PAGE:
Originally created as part of artwork for Kansalaistori Square in Helsinki, this wooden pavilion has found a new home and is a living example of the circular economy. The former artwork now serves passengers at a local train station in Lahti.
Read the article in Finnish: Uudenkylän juna-aseman paviljonki
The wooden pavilion at Uusikylä train station is a sculpture that simultaneously shelters passengers, provides an outdoor exhibition space, and is the starting point for the Salpausselkä hiking trails. Perched on an ancient beach carved into the earth in the ice age, the landscaping around the wooden pavilion highlights its legacy. The pavilion creates a walk-through exhibition space and waiting area, and includes seating under the eaves.
The wooden pavilion was part of the “I.C.E. – Indisputable Case of Emergency” art installation that called for action against climate change. This art installation, set up in Helsinki’s Kansalaistori Square in August 2021, consisted of a wooden exhibition space and nine massive ice blocks. Painted on the square below, the coastal cities around the globe threatened by rising sea levels were then gradually overcome by the water melting off the artwork’s ice blocks. Cecilia Damström composed a piece for I.C.E that was played in the wooden pavilion. The Kansalaistori Square installation, which was part of Lahti’s year as a European Green Capital, drew the attention of major national media and was a hot topic on social media platforms.
The installation was pre-emptively designed to avoid waste once the temporary structure was dismantled. Following the principles of circular economy, the wooden pavilion was given a new purpose as a permanent shelter for passengers at Lahti’s Uusikylä train station. The hope is that the pavilion will increase the appeal of public transit.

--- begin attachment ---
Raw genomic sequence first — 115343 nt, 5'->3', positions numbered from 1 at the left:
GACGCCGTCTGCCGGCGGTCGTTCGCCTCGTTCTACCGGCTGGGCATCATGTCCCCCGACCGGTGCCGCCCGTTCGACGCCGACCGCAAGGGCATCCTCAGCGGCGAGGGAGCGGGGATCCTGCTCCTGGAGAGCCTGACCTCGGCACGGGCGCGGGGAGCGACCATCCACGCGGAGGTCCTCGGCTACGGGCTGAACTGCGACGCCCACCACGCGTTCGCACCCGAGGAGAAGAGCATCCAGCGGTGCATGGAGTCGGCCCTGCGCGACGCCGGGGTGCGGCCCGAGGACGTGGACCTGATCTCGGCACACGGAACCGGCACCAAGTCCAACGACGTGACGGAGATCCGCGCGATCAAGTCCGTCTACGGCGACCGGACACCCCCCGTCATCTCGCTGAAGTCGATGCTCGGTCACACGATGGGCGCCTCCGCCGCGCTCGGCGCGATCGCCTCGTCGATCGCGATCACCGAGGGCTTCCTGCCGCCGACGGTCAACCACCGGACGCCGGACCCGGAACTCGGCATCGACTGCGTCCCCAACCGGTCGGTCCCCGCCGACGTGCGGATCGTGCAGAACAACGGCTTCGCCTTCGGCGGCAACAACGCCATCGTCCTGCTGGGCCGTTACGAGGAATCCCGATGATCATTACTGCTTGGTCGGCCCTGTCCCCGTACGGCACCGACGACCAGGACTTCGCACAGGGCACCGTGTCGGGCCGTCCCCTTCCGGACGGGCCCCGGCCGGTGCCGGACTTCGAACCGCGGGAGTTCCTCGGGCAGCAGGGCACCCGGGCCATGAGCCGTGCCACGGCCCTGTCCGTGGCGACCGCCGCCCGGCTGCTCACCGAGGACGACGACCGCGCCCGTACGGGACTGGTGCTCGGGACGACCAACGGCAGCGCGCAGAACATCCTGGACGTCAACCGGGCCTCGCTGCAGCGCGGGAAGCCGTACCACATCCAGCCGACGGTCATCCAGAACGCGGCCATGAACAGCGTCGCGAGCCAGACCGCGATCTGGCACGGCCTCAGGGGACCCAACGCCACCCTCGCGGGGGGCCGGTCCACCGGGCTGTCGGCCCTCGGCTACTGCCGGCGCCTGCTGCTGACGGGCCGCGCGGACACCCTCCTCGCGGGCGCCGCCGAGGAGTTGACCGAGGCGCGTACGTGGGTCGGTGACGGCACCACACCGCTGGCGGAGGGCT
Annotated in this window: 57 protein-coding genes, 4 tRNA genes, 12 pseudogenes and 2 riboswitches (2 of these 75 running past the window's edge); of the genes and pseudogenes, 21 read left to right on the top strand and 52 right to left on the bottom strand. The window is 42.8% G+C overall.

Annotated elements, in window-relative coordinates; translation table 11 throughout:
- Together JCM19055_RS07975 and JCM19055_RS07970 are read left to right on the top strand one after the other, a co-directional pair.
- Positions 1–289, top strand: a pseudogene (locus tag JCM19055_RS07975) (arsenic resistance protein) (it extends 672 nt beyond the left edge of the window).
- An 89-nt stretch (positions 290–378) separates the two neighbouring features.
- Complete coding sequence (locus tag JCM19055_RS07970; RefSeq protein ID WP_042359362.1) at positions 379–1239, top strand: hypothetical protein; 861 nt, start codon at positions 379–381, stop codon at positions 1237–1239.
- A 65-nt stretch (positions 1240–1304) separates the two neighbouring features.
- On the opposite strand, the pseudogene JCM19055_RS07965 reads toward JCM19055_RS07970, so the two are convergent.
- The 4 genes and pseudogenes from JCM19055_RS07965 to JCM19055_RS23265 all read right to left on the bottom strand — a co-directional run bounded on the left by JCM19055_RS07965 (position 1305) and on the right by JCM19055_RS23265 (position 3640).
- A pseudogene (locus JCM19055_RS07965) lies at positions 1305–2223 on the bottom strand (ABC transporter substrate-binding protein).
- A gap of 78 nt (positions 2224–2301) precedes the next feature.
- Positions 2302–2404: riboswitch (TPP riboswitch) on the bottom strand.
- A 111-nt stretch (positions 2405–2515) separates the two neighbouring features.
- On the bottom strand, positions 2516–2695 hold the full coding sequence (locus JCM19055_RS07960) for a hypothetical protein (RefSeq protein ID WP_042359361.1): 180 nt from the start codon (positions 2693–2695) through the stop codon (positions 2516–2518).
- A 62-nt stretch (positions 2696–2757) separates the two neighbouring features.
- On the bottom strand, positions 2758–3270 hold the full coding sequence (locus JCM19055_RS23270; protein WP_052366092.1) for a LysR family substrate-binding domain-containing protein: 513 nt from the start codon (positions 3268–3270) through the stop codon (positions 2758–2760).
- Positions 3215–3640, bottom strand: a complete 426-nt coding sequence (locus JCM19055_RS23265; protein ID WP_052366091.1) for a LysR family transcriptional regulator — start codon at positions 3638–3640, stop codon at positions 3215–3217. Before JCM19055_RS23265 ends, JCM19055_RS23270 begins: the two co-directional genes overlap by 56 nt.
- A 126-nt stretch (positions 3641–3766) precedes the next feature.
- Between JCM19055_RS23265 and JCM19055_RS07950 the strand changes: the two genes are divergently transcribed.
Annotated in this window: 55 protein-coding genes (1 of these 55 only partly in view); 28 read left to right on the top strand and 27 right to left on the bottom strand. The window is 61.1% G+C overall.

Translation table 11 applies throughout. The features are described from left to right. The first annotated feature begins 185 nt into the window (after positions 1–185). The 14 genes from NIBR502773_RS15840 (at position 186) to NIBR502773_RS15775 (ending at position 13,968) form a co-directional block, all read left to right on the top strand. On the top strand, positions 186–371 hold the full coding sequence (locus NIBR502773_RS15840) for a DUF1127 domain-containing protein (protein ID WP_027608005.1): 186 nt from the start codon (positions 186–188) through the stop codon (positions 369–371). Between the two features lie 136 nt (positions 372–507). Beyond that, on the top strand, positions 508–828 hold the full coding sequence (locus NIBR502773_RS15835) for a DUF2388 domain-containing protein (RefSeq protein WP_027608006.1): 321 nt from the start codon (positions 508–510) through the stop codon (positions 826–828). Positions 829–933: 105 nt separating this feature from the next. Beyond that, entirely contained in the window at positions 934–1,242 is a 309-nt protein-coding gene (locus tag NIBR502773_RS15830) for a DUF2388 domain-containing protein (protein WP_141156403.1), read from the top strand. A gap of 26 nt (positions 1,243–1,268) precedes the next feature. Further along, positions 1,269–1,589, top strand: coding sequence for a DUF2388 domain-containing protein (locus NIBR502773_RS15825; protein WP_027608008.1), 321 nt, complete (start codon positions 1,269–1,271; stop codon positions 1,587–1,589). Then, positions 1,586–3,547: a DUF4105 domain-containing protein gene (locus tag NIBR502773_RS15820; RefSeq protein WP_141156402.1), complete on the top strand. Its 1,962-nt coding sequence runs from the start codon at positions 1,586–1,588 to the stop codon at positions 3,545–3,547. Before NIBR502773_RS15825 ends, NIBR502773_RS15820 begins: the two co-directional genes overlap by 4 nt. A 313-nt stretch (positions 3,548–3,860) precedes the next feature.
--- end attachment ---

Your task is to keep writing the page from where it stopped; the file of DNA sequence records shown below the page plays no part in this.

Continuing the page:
The spectacular lighting of this repurposed structure adds a sense of security to the remote station and enlivens the small town that has faded with the structural changes of the times. The initiative is part of the ongoing development of a new municipal zoning plan. As Uusikylä is currently celebrating its 600th anniversary, the plan is for the pavilion to host a permanent exhibition on the area’s history and glacial geology.
The aim was for the wooden pavilion to both serve as a magnificent sculpture at a prime location in central Helsinki and as a long-lasting shelter at a small town train station. This meant that the structure would need to work on two different plots and for two different uses. The pavilion on Kansalaistori Square also had to accommodate Covid restrictions, meaning it had to be easy to pass through and well ventilated.
The challenging carpentry for the pavilion was handled by using three prefabricated modules, which were designed to meet the dimensions allowed in road transport. The pavilion has 23 different frame structures that create a curved interior and roof, and its 9 stiffening frames also form entrances that visually divide up the interior. The frame panels simultaneously serve as backgrounds for information boards and provide arc shaped lighting for the fixed seating. Impregnated wood was used where the pavilion comes into the contact with the ground as the more environmentally friendly vinegar-treated wood was not available in the required time frame. The pavilion’s wooden floor is made of larch installed on its side, and the wooden structures are made of spruce.
Based in Helsinki, AOR Architects works with building design consisting of public buildings, housing and business premises. In addition, AOR is experienced in urban design and city planning with projects ranging from small urban interventions to large city plans. AOR has particular expertise in designing future learning environments, museums and other complex public buildings in demanding urban settings, as well as additions in delicate historical contexts and natural surroundings.
Project in brief
Uusikylä train station pavilion
- Location | Lahti
- Purpose | Train station waiting area and outdoor exhibition space
- Constructor/Client | Kestävä Lahti Foundation and the City of Lahti
- Valmistumisvuosi | 2021
- Architectural Design | AOR Arkkitehdit Oy / Erkko Aarti, Lassi Siitonen, Benjamin Åkerblom
- Structural design | Snowhow Oy / Seppo Mäkinen
- Electrical design | HL-Elec Oy / Mikko Lehtinen
- Pääurakoitsija | Timber structures Ebonia Design / Markku Tonttila, Ville Tonttila
- Muut rakennusliikkeet | Haka-Asfaltointi Oy, Peltisepänliike Pääkkönen Oy, Voimatel Oy
- Photographs | AOR Arkkitehdit Oy, Benjamin Åkerblom, Kuvatoimisto Kuvio Oy
- Text | Erkko Aarti